Cashing In On The Collywobbles

Debi Thomas and Brian Boitano of the U.S. kept their cool and took the world figure skating titles from those who didn't.

Two kids grow up in neighboring towns in California's Silicon Valley. He's white, 22, the son of upper-middle-class parents (father: banker; mother: housewife). She's black, 18, a college student, her parents - a computer program manager and a program analyst - are divorced. They meet in Geneva and, asssisted by a veritable plague of collywobbles, dethrone a couple of Eastern-bloc world champions, including a beautiful villainess, and tip the figure skating world on its sit spin. And...No, no, they don't fall in love. America falls in love with them - a pair of refreshing first-time champs and a wonderful reminder that U.S. athletes are, well, damn good at upsets. And can occasionally even joke about it.

As in the scene last Saturday morning when Brian Boitano of Sunnyvale, California and Debi Thomas of nearby San Jose posed with their gold medals and a single orange gladiola. Thomas playfully pretended to offer the flower to the memory of Olympic gold medal winner and two-time world champion Katarina Witt's reign. Then, "No, no, I ake it back," the new world ladie's champion said, cringing, "I'll pay for that."

"No kidding," said Boitano, the men's champ. "Did you see Katarina during practice? It was, like, a miracle if you two ever made eye contact. 'Grrr. Get out of my way,'" he said, curling his lip. He concluded with a shudder, "You girls are ruthless."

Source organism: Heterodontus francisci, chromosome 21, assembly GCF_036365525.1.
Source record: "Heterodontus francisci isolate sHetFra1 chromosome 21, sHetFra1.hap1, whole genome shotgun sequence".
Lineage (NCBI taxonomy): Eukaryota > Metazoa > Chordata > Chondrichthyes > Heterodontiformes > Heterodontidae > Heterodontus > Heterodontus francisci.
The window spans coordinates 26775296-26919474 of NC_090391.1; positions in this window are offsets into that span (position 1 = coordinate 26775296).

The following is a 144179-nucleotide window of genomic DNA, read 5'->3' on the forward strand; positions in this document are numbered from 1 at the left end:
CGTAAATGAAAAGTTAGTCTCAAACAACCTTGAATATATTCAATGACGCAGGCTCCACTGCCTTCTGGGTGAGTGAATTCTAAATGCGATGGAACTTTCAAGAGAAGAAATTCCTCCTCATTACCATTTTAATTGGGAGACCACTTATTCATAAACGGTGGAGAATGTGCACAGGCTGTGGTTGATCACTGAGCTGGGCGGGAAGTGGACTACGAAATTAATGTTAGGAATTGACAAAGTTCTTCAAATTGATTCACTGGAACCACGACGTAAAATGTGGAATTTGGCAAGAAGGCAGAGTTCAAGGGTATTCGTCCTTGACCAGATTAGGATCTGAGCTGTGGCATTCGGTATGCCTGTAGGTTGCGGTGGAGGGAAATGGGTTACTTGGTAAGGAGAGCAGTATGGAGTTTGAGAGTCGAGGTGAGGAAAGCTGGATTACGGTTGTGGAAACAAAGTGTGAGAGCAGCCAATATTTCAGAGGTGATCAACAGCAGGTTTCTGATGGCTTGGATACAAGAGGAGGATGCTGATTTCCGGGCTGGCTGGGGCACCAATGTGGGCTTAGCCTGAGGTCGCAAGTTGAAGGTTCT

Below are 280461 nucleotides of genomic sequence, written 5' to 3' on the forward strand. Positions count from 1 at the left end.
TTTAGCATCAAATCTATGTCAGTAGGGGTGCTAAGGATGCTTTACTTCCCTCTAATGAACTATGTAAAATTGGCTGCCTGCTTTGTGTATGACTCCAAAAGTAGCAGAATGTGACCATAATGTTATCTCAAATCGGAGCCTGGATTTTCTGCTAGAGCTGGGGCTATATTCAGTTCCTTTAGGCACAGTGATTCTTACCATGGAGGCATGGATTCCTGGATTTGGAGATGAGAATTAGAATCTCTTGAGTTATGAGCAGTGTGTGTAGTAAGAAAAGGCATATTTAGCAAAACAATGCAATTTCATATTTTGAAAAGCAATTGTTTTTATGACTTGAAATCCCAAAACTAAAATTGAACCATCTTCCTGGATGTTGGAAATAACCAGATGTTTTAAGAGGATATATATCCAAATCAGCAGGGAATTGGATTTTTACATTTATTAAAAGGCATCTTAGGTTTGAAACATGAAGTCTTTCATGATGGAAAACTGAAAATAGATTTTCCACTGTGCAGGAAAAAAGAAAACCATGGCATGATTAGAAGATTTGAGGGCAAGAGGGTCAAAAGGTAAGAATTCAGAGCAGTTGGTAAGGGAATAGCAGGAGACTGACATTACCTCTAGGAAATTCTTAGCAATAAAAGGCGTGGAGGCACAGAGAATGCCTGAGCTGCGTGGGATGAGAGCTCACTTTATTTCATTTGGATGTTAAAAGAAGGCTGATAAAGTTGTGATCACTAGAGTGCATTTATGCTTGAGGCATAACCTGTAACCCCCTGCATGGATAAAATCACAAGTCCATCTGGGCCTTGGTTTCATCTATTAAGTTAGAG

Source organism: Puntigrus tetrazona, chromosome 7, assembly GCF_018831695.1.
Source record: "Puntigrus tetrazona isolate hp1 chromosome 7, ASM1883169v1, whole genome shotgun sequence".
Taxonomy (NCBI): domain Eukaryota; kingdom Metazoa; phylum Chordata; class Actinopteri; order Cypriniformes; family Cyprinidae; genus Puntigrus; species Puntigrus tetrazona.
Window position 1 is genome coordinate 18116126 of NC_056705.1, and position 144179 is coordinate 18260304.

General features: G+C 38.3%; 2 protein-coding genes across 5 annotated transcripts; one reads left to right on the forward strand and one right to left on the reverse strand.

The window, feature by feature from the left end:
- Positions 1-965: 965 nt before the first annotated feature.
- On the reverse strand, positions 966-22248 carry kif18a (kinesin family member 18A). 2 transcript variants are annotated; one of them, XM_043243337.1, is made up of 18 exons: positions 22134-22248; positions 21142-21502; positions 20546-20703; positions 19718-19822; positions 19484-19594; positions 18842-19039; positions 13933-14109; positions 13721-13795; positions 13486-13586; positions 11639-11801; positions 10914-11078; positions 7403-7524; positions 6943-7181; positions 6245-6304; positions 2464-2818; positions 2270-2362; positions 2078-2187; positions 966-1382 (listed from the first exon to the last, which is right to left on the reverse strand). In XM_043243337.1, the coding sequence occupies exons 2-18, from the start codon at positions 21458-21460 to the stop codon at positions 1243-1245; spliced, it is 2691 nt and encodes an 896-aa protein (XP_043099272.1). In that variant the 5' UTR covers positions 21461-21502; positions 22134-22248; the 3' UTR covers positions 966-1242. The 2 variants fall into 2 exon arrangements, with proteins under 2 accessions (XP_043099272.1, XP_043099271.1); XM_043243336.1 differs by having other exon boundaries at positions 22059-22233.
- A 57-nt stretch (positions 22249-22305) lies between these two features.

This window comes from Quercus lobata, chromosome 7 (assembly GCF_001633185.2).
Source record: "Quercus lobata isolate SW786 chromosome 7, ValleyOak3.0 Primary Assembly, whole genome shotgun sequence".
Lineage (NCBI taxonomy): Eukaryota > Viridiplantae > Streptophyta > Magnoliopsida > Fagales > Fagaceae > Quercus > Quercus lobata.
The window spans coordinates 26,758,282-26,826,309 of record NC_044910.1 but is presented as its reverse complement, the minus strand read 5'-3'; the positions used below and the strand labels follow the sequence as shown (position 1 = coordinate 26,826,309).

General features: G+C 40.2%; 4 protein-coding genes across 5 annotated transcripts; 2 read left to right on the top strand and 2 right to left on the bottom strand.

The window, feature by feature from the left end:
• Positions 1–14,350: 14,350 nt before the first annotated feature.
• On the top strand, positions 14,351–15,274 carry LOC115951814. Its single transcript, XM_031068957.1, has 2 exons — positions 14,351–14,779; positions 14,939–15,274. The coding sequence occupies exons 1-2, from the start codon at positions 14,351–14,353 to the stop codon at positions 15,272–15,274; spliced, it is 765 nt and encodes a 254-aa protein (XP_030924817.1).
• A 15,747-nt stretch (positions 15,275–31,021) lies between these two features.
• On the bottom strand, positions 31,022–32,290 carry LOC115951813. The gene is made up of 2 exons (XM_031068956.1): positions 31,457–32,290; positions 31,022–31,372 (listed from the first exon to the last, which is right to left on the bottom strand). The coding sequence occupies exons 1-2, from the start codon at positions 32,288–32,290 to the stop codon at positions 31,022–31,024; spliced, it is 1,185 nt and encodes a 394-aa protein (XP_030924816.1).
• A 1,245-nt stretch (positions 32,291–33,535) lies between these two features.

Ruthlessly brilliant, perhaps, as was Boitano-though there is not a ruthless bone in his body-who launched himself from fourth place to the world title during the men's long program on Thursday night. This is an event so marred by tumbles- there were fifteen falls or 'failures' among the top six finishers - it seemed as if a berserk puppeter had taken over the proceedings and then been sricken with fits of ague.

"In a men's fianl, that number of falls is virtually unseen," Boitano said aferward. "Usually it's the women who arre either good or gross. But with all th etriples and combinations in th eprograma now, you never know. It could be me next time."

Not likely. Boitano, who finished third in last year's worlds and fifth in the '84 Olympics, is nothing if not consistent. Brian, a full-time skater with aspirations for the '88 Olympics and probably, eventually, an ice show, laced on his first pair of skates at age eight after neighbors alerted his mother, Donna, that young Brian was bounding around the neighborhood in his oller skates doing axels and spins. They were petrified he might crack his skull in someone's driveway. He has had the same coach, Linda Leaver, ever since. In 1982, when he was 18, Boitano became the first American man to do a triple axel at the U.S. Nationals, and the next year, at his first Worlds, he landed all six riples-the first man to do so in that competition - to finish seventh.

"I was like a little technical robot when Iwas 18 or 19," he says. "I never missed.And the reason I never missed was I never put any energy into my presentation. That's what peole picked on me for: no presentation. We've worked on it, but even now it's hard for me not to revert to that style. That's what happened in he short program. I was so scared I went back to my old technical days."

Boitano had suffered strained tendons in his ankle while training for the U.S. nationals in February. Consequently, he had been limiting his freestyle skating to half an hour a day and had practiced his short program only four times. He wanted to get through it cleanly, and that's just wheat he did on Tuesday. He was clean, cool and mistake-free, with all the flair of a Swiss banker. It left the judges cold, though he held on to fourth place in the combined standings. Leaver said, "I told him afterward that was a lesson for him: No matter what you do technically, if you're not aggressive, you're not going to get the marks."